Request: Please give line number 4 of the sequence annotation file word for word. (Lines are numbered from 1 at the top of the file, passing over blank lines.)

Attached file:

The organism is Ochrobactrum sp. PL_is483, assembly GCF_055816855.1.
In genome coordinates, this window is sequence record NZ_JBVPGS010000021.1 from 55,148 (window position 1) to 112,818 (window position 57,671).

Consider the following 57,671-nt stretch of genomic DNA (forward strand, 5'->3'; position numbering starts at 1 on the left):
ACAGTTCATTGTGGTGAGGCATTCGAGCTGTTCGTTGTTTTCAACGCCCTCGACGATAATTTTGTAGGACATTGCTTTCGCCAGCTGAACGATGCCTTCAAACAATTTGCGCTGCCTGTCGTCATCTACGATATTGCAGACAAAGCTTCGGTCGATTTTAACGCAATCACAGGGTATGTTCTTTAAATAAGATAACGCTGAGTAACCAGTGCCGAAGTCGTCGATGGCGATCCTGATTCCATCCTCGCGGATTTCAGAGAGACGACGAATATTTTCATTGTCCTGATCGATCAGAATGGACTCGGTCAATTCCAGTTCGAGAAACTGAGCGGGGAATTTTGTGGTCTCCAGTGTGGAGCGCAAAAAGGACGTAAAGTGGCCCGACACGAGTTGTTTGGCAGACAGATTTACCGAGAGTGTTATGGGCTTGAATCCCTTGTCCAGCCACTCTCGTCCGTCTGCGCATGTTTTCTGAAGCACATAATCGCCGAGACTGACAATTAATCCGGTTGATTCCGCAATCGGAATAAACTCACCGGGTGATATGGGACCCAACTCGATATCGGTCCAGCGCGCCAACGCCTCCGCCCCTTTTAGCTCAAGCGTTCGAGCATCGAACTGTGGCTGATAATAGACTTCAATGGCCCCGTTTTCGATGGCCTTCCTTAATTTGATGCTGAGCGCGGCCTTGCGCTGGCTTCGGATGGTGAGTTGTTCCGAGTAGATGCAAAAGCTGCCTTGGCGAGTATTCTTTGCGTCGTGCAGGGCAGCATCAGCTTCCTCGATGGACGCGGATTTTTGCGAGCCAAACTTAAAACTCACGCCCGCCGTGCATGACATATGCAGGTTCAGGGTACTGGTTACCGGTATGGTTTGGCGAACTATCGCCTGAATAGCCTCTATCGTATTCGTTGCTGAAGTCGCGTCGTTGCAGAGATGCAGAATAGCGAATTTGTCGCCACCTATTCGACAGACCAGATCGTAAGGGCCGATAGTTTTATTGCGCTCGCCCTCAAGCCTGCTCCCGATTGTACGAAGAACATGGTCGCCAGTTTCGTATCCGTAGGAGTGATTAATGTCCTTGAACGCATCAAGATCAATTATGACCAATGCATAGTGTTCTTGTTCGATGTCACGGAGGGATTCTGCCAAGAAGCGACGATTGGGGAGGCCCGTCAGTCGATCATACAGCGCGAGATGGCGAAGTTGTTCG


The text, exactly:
ACAGTTCATTGTGGTGAGGCATTCGAGCTGTTCGTTGTTTTCAACGCCCTCGACGATAATTTTGTAGGACATTGCTTTCGCCAGCTGAACGATGCCTTCAAACAATTTGCGCTGCCTGTCGTCATCTACGATATTGCAGACAAAGCTTCGGTCGATTTTAACGCAATCACAGGGTATGTTCTTTAAATAAGATAACGCTGAGTAACCAGTGCCGAAGTCGTCGATGGCGATCCTGATTCCATCCTCGCGGATTTCAGAGAGACGACGAATATTTTCATTGTCCTGATCGATCAGAATGGACTCGGTCAATTCCAGTTCGAGAAACTGAGCGGGGAATTTTGTGGTCTCCAGTGTGGAGCGCAAAAAGGACGTAAAGTGGCCCGACACGAGTTGTTTGGCAGACAGATTTACCGAGAGTGTTATGGGCTTGAATCCCTTGTCCAGCCACTCTCGTCCGTCTGCGCATGTTTTCTGAAGCACATAATCGCCGAGACTGACAATTAATCCGGTTGATTCCGCAATCGGAATAAACTCACCGGGTGATATGGGACCCAACTCGATATCGGTCCAGCGCGCCAACGCCTCCGCCCCTTTTAGCTCAAGCGTTCGAGCATCGAACTGTGGCTGATAATAGACTTCAATGGCCCCGTTTTCGATGGCCTTCCTTAATTTGATGCTGAGCGCGGCCTTGCGCTGGCTTCGGATGGTGAGTTGTTCCGAGTAGATGCAAAAGCTGCCTTGGCGAGTATTCTTTGCGTCGTGCAGGGCAGCATCAGCTTCCTCGATGGACGCGGATTTTTGCGAGCCAAACTTAAAACTCACGCCCGCCGTGCATGACATATGCAGGTTCAGGGTACTGGTTACCGGTATGGTTTGGCGAACTATCGCCTGAATAGCCTCTATCGTATTCGTTGCTGAAGTCGCGTCGTTGCAGAGATGCAGAATAGCGAATTTGTCGCCACCTATTCGACAGACCAGATCGTAAGGGCCGATAGTTTTATTGCGCTCGCCCTCAAGCCTGCTCCCGATTGTACGAAGAACATGGTCGCCAGTTTCGTATCCGTAGGAGTGATTAATGTCCTTGAACGCATCAAGATCAATTATGACCAATGCATAGTGTTCTTGTTCGATGTCACGGAGGGATTCTGCCAAGAAGCGACGATTGGGGAGGCCCGTCAGTCGATCATACAGCGCGAGATGGCGAAGTTGTTCG